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To Soho in a charabanc

Tom Blass sees London through the eyes of his teenage daughter and a century-old guidebook

Twelve years ago in Berlin I picked up - of all the things to pick up in Berlin - an ancient travel guide to London, replete with advertisements for corset stays, temperance hotels and liver pills. It instantly became one of my most treas ured possessions, and not once have I considered putting it on eBay, instead planning fantasy journeys around town in taximeter motorcabs, omni buses, trams and the "two-penny Tube".

The idea of a day trip around an older and more innocent city seemed like an amusing few hours' relief from the credit crunch and general 21st-century ghastliness. And I had a hidden agenda - hoping to pique the historical interest of, and steal some quality time with, my wise and kind daughter before she falls into the clutches of an Emo. Or worse. I wouldn't really know the difference, because I'm far too behind the times. But it's the kind of word she uses.

So there were three of us on this charabanc journey: Zoë, 14 years old and In the Now; her father, 37, and only In the Now and Then; and the anonymous author of Ward Lock & Co's Illustrated Guide to London and its Environs (1911), whose identity may remain for ever unknown. But I have it on good authority from my own powers of conjecture that he was a poet manqué with a favourite table at Romano's on the Strand, (lunch from 3/6) who wouldn't be seen dead in a branch of the Aerated Bread Company Tea Rooms, which "seem to increase in number almost weekly", who probably rented a flat in St John's Wood, for which "painters, musicians, authors and actors have a liking", flirted with Masonry in youth and wore quite a lot of tweed.

Being undoubtedly dead, he is unequivocally stuck in the Then, although sufficiently present to offer such timeless good sense as to "take every advantage of a midstreet refuge" when crossing a London street, "to take particular care when the roads are greasy" and, above all, "to not get flurried".

For my sins, I flurry easily, and a day trip in London with a teenage girl and a 97-year-old guidebook is a hard ask. "Look, Zoë! In 1911 the Wigmore Hall was called the Bechstein Hall." Zoë looks swiftly from side to side, muttering that she "so" hopes none of her school friends sees us. Then I compound my Pooterish crime by asking her: Why?

Did the anonymous London guidebook writer in the year of the coronation of George V have to deal with this degree of filial irreverence? His daughter might have said: "I presume that the name change was precipitated by the anti-German sentiment at the outbreak of the First World War." Except she wouldn't have, because in 1911 it hadn't happened, and London was looking forward to a future grimmer even than stagflation and low high-street spending figures. All of subsequent history was no more than unrealised possibility and girls back then weren't supposed to take an interest in politics, because there was little point and they didn't have the vote. But they probably were taken to the West End by cheapskate dads in search of one of the "astonishingly cheap luncheons served at some of the foreign restaurants".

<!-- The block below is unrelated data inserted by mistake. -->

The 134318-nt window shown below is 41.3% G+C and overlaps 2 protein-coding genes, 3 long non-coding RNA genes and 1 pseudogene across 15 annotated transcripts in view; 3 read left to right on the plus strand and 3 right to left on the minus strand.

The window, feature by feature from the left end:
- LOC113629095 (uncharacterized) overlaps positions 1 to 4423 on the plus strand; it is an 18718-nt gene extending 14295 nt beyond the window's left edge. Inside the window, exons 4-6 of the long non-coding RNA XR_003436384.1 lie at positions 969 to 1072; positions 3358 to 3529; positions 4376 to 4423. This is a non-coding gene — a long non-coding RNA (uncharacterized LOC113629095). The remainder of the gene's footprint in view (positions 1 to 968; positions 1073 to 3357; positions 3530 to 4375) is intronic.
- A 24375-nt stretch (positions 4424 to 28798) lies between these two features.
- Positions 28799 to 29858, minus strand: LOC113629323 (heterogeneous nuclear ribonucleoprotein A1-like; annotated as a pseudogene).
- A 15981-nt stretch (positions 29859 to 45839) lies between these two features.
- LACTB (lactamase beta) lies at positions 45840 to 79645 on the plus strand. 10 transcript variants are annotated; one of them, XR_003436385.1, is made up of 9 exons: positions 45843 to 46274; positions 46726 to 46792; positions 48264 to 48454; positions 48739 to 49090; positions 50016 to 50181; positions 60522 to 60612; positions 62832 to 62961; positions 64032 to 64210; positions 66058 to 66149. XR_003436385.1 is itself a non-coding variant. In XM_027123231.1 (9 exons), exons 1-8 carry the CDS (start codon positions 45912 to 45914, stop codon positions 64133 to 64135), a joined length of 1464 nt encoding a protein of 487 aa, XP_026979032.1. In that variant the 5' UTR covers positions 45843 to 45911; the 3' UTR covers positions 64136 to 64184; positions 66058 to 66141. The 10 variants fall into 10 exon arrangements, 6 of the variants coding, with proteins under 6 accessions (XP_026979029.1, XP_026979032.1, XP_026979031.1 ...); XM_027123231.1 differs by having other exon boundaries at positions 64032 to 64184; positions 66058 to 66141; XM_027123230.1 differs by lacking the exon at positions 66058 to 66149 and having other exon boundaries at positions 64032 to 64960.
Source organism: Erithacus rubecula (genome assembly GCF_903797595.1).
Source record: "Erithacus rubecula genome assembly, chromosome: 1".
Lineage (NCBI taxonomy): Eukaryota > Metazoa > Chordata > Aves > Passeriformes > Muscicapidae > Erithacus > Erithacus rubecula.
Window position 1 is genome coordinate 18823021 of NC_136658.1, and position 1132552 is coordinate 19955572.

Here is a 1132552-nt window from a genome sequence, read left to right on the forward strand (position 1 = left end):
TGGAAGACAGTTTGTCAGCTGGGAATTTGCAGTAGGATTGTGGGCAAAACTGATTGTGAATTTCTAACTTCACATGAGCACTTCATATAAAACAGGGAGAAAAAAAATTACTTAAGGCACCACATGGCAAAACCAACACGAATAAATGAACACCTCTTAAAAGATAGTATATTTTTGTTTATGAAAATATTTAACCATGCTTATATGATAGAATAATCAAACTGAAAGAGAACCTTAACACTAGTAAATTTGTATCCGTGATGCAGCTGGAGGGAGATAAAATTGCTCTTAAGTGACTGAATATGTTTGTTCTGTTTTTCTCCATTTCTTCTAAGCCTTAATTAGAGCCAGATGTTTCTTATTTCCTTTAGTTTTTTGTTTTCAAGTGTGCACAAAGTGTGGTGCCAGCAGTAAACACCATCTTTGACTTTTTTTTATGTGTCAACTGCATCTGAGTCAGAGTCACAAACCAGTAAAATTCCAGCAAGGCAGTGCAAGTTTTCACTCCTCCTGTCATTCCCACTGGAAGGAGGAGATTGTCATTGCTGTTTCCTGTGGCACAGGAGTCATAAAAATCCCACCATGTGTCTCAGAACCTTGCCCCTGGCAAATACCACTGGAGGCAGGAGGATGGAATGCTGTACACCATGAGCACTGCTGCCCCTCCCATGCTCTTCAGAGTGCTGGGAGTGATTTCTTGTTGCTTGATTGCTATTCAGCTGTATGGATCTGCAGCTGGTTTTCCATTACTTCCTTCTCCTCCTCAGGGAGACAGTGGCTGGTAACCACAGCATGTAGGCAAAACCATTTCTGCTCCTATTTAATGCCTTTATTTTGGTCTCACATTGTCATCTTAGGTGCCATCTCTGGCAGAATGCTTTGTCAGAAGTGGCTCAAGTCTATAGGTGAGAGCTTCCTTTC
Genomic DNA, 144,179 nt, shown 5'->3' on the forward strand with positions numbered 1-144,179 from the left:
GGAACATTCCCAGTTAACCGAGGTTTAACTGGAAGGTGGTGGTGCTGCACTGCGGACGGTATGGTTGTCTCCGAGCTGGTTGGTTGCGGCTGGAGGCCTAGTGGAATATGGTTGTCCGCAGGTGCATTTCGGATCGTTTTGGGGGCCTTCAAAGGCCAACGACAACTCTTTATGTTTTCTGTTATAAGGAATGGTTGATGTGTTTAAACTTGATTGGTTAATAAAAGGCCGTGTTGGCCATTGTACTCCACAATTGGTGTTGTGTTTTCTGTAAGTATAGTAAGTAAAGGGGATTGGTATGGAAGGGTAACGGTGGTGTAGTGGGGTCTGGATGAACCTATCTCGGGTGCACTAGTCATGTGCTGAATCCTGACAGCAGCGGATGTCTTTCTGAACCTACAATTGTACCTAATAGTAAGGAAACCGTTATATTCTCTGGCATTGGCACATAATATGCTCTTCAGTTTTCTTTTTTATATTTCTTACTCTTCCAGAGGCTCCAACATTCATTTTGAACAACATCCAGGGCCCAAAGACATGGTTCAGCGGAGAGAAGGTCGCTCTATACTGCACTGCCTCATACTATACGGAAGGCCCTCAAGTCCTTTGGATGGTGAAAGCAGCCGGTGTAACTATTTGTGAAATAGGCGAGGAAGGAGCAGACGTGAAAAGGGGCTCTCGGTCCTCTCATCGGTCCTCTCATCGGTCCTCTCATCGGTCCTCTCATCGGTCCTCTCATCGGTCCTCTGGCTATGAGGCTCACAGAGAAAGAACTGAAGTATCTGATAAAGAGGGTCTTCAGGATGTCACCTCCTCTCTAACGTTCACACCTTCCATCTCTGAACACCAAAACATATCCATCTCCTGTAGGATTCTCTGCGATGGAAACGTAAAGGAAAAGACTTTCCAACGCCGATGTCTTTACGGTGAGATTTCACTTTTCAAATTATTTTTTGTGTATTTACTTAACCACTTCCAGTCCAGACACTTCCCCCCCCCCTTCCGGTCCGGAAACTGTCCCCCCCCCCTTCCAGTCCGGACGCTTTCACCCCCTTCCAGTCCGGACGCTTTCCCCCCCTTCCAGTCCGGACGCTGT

Of the Soho eateries listed in the guide, Villa Villa and Café d'Italie are no more, the Hotel Swiss (an establishment expressly adapted to suit the tastes and requirements of foreigners) is now the Compton pub and only Kettners has survived the travails of the 20th century. So, for the sake of research, Zoë and I are forced to eat microwaved lasagne in a fake posh dining room. "We should have gone for a Chinese," says Zoë. She's right. It would have been cheaper, and more in keeping, somehow, with the spirit of continuity.

Clearly mortified by my search for faded glor ies in the doorways of Soho, Zoë drags me off to a song-and-dance extravaganza in Leicester Square and we squabble about the merits of a number in which a squillion Sixties hits are condensed into a five-minute turn - a travesty of musical history, in my book. But she wins hands down by telling me that I've got to "accept things for what they are".

Here, the guide is out of its depth and offers no sage words to steer me through a vast descending cloud of curmudgeon, save to repair to the premises of a J Lyons & Co, within which - were one to exist - a spot of tea and a bun might be had. But plus ça change and all that, we end up in the Sun Luen Chinese patisserie eating red bean paste cakes. It's only five o'clock and we could climb the Monument and check whether "the view is sublime but the stairs are 311" (no, and yes, I'd say, at a guess), or go to Houndsditch, "scene of the dastardly murder in 1910 of several policemen by alien anarchists". Or we could see what has become of Gamage's, where "anything may be bought, from parasols to pineapples".

But I sense we're wearying of this adventure in generation gap bridging. Mid-bun, Zoë asks how much I'm going to get paid for the article. She is stunned when I tell her and I'm flattered to have impressed by my literary pulling power. "That's nothing," she tells me, and, affronted and stung, I come over all Pooterish again. And I realise that, however bound we all are to each other by the city, there are centrifugal forces at work creating gulfs in our shared understanding. It must be the age gap that makes the difference, I think, and I sense a barely perceptible nod from our guide.

We make our way home through "a stone forest of houses", past a "rushing stream of faces", to our final destination somewhere in the "Middle Ring", for which the average visitor, "having methodically 'done' the orthodox sites, will have little heart, unless the calls of business or of friendship lure him thither".

This article first appeared in the 13 October 2008 issue of the New Statesman, The facade cracks